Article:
The training image in FIG. 8 was reconstructed from M optimally-chosen PE measurements. The "measurements" were affected by random noise which would result in a signal-to-noise ratio of 26 in each pixel of a conventional 16 line Fourier image. Conventional Fourier reconstructions (right column) are shown as developed from the same number of FL signals uniformly spaced in the center of k-space. Notice that the peripheral rim and surrounding signal void "come into focus" in FR images reconstructed from even a small number of measurements (e.g., M=1 or 2). This is because the very first FR basis functions represent these universally present features, including their edges. It is as if the FR method "detects" the presence of these structures in the few measured signals and then "fills in" edges and other missing details based on its "experience" with the training images. It is also evident that features, which are somewhat less common in the training images, are accurately represented only in images reconstructed from a larger number of PE signals (e.g., M=4-6). This is because some less common fragments of those structures are only represented by higher FR basis functions.

FIG. 8 also shows that there is almost no error in the FR reconstructions based on 8 or more PE measurements. This can be understood in the following way. All of the training images have 8 constant features: namely, there is no signal in each of 7 rows outside the square rim, and there are equal intensities in the two rows passing through the upper and lower margins of the rim. These features correspond to 8 linear relationships satisfied by the 16 PE signals forming the rows in the k-space representations of these images. It follows that the training images lie completely within an 8-dimensional hyperplane defined by these 8 constraints. The FR method automatically finds this hyperplane and constructs the first 8 FR basis functions so that they span it. Therefore, the FR reconstructions which are based on this 8 term series expansion will be exact except for the effects of noise. The FR method can create these accurate images from only 8 PE signals because it "knows" about the 8 constant features and it can depict them in detail without measuring the 8 missing PE signals needed by the conventional FT technique.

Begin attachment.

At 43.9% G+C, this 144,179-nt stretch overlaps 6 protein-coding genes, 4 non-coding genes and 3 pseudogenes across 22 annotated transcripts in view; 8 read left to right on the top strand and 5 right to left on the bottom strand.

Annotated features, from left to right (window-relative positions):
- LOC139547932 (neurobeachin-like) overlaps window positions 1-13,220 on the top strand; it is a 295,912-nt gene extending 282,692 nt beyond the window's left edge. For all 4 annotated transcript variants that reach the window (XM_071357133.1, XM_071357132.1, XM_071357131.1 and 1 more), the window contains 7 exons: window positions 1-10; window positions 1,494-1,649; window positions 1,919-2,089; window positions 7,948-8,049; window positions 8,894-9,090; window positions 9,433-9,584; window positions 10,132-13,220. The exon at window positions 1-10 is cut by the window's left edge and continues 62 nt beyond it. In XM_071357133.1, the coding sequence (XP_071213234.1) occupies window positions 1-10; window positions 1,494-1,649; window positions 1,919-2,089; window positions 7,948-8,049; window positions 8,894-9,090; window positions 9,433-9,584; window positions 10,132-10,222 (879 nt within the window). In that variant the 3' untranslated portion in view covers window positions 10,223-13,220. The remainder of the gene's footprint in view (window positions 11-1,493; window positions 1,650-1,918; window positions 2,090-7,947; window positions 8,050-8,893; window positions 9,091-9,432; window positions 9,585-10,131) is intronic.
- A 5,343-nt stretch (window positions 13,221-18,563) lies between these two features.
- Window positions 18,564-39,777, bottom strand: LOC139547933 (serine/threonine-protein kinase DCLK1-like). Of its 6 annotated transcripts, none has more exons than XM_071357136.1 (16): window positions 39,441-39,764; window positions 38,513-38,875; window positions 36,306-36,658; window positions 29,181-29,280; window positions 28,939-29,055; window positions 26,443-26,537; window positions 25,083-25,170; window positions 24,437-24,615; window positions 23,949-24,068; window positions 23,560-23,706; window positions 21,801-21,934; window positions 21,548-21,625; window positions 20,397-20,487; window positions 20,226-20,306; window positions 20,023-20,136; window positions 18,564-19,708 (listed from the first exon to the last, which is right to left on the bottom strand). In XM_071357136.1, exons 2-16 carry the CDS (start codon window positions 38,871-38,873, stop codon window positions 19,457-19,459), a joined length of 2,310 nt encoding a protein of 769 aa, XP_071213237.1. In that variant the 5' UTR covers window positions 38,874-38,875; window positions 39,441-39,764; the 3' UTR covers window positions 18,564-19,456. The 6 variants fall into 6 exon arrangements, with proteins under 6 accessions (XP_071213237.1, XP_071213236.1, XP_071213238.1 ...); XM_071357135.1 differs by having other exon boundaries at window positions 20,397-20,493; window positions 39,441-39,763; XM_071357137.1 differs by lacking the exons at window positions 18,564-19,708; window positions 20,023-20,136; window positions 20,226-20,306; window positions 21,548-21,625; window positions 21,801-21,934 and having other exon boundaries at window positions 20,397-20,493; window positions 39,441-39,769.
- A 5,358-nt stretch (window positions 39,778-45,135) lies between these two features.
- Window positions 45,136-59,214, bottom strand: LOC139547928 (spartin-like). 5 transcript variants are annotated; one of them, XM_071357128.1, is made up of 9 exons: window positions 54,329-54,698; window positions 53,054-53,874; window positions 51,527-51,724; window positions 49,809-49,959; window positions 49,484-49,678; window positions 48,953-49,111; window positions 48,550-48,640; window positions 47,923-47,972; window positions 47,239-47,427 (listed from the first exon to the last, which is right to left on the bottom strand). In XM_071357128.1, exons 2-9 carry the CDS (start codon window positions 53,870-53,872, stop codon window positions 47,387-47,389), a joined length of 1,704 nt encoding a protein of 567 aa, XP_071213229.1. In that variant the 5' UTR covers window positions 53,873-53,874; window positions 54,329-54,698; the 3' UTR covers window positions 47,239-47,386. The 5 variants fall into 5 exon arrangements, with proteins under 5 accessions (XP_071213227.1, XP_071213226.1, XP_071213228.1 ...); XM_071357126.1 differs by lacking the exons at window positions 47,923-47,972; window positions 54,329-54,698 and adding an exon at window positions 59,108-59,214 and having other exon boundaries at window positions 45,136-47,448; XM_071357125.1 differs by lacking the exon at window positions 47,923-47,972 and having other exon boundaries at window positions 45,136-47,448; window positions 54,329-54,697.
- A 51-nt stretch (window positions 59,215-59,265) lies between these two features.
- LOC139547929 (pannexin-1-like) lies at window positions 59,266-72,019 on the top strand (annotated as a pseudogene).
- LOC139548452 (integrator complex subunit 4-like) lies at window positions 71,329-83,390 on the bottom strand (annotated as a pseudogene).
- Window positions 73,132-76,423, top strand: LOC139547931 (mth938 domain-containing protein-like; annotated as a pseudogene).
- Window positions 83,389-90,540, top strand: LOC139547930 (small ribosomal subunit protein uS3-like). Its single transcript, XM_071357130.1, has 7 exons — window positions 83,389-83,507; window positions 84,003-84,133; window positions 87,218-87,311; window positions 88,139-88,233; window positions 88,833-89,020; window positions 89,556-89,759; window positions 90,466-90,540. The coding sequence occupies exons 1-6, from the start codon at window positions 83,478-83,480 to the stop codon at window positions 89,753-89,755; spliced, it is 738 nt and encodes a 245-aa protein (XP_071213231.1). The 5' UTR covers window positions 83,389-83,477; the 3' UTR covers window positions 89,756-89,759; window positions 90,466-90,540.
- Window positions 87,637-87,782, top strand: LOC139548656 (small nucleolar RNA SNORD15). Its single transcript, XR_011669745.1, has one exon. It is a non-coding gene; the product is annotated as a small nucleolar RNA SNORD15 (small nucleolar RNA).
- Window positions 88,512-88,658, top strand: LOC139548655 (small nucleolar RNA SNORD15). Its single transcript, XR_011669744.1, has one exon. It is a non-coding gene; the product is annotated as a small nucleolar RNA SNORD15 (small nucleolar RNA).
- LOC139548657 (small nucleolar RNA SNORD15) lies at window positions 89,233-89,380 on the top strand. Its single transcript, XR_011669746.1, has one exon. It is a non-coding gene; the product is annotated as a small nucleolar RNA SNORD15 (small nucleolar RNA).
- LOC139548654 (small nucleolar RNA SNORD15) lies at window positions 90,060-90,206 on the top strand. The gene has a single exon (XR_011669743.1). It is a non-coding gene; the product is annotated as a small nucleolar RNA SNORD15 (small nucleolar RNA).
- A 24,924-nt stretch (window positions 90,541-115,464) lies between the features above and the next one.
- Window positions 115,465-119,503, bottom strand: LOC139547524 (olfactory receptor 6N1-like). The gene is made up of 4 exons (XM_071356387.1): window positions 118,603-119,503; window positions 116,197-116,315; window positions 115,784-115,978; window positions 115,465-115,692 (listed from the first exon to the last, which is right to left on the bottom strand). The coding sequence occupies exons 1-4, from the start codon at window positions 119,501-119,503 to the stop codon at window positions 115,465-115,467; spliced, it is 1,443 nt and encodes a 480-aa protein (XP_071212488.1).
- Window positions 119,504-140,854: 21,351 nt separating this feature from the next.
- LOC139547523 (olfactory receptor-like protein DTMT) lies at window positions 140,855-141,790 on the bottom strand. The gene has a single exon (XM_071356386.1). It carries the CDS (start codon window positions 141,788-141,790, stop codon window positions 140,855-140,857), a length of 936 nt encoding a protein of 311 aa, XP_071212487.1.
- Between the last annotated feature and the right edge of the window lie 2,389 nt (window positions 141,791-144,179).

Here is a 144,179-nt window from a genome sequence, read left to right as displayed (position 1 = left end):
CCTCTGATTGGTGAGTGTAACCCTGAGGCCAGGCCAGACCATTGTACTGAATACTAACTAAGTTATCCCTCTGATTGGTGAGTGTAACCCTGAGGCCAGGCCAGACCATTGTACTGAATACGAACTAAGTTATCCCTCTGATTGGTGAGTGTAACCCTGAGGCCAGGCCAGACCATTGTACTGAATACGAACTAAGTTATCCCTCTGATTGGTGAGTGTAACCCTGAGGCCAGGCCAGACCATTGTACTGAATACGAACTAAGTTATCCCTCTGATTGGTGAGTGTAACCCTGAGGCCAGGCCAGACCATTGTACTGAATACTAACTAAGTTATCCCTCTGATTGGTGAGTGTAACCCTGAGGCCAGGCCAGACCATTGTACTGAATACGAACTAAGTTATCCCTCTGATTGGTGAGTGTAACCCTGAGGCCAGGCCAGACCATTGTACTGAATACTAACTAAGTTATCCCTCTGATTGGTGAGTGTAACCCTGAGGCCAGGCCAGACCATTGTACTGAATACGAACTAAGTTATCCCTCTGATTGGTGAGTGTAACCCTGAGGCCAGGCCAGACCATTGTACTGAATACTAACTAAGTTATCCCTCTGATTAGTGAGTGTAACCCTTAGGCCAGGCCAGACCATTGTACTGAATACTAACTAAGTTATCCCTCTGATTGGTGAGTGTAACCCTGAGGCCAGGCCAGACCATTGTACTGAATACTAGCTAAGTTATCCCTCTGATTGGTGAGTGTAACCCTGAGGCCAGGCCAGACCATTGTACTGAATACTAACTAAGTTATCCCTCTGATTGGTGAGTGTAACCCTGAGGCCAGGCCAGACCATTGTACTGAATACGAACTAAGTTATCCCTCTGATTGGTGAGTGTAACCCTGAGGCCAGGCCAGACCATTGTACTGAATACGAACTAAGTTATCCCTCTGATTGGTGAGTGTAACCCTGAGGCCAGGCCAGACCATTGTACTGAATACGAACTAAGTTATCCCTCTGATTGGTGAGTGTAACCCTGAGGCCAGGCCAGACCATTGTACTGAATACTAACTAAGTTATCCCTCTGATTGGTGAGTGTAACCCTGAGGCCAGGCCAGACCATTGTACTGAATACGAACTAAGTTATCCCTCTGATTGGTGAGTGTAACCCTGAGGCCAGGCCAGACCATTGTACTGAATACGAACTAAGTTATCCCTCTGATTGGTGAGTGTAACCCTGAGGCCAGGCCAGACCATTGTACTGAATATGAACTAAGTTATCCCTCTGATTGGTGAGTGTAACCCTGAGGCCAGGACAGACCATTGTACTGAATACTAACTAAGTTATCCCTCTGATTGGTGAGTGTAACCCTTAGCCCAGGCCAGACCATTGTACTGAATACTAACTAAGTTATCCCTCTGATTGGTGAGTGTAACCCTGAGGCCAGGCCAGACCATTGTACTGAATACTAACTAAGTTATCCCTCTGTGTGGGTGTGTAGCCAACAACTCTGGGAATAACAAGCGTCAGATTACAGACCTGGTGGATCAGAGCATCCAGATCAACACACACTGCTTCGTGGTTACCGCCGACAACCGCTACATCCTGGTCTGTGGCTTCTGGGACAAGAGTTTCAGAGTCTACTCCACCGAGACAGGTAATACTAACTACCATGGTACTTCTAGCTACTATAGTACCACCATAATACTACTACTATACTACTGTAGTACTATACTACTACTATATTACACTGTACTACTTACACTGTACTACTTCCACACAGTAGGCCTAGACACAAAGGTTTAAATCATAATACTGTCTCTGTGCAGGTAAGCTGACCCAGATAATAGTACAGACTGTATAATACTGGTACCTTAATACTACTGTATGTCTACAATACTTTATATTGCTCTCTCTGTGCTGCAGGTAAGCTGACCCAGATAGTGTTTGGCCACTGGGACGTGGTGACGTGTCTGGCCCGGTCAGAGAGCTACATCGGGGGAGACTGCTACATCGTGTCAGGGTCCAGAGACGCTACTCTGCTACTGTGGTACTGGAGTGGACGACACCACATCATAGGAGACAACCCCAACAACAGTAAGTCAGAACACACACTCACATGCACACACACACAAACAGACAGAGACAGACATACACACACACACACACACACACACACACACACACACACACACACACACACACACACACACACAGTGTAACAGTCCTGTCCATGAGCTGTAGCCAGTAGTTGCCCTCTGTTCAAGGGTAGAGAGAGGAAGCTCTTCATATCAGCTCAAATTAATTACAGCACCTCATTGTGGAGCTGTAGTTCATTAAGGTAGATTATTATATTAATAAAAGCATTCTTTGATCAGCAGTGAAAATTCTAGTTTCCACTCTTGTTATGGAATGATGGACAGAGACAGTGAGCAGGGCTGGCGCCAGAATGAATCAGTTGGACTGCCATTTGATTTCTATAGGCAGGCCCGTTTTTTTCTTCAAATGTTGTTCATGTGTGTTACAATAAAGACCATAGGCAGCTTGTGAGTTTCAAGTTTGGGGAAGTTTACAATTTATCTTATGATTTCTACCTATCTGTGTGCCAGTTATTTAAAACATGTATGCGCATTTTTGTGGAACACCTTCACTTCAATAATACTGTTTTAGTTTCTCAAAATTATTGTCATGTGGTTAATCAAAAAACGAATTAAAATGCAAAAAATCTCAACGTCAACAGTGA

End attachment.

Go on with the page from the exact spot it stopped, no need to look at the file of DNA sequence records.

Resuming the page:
It can be seen that the Fourier reconstructions converge more slowly than the FR reconstructions. This is because the Fourier basis functions are typically designed to represent oscillatory features which are not present in the images of interest. They are not well suited for reproducing the sharp-edged features in the training images. Therefore, these edges are "out of focus" as they are slowly built up from successively higher harmonics. In reconstruction from lower harmonics, smaller structures tend to be obliterated by truncation artifacts emanating from edges.

FIG. 9a shows a k-space display of the 16 noiseless PE signals corresponding to the exact images in the top panels of FIG. 8. FIG. 9b shows a k-space display of the 6 "measured" PE signals (arrows) and 10 estimated PE signals used to create the FR reconstruction for M=6 in FIG. 8 (third panel from the top on the left side of FIG. 8). Note how the six measured phase-encodings are scattered in k-space. Comparison with the complete array of 16 measured PE signals, as seen in FIG. 9a, shows that the FR method accurately estimated the 10 unmeasured signals which were interspersed between the measured ones. The FR series converges more rapidly than the Fourier series. In other words, the truncation error in an FR reconstruction is generally less than that in a FT reconstruction for the same M. Both types of images will be degraded by increasing noise error as M grows (e.g., the first term in Eq. (21)). As previously mentioned, there will be more noise in the FR image which is generated by noise propagating from the M measured signals into the N_{p} -M estimated signals (i.e., the second term in Eq. (21).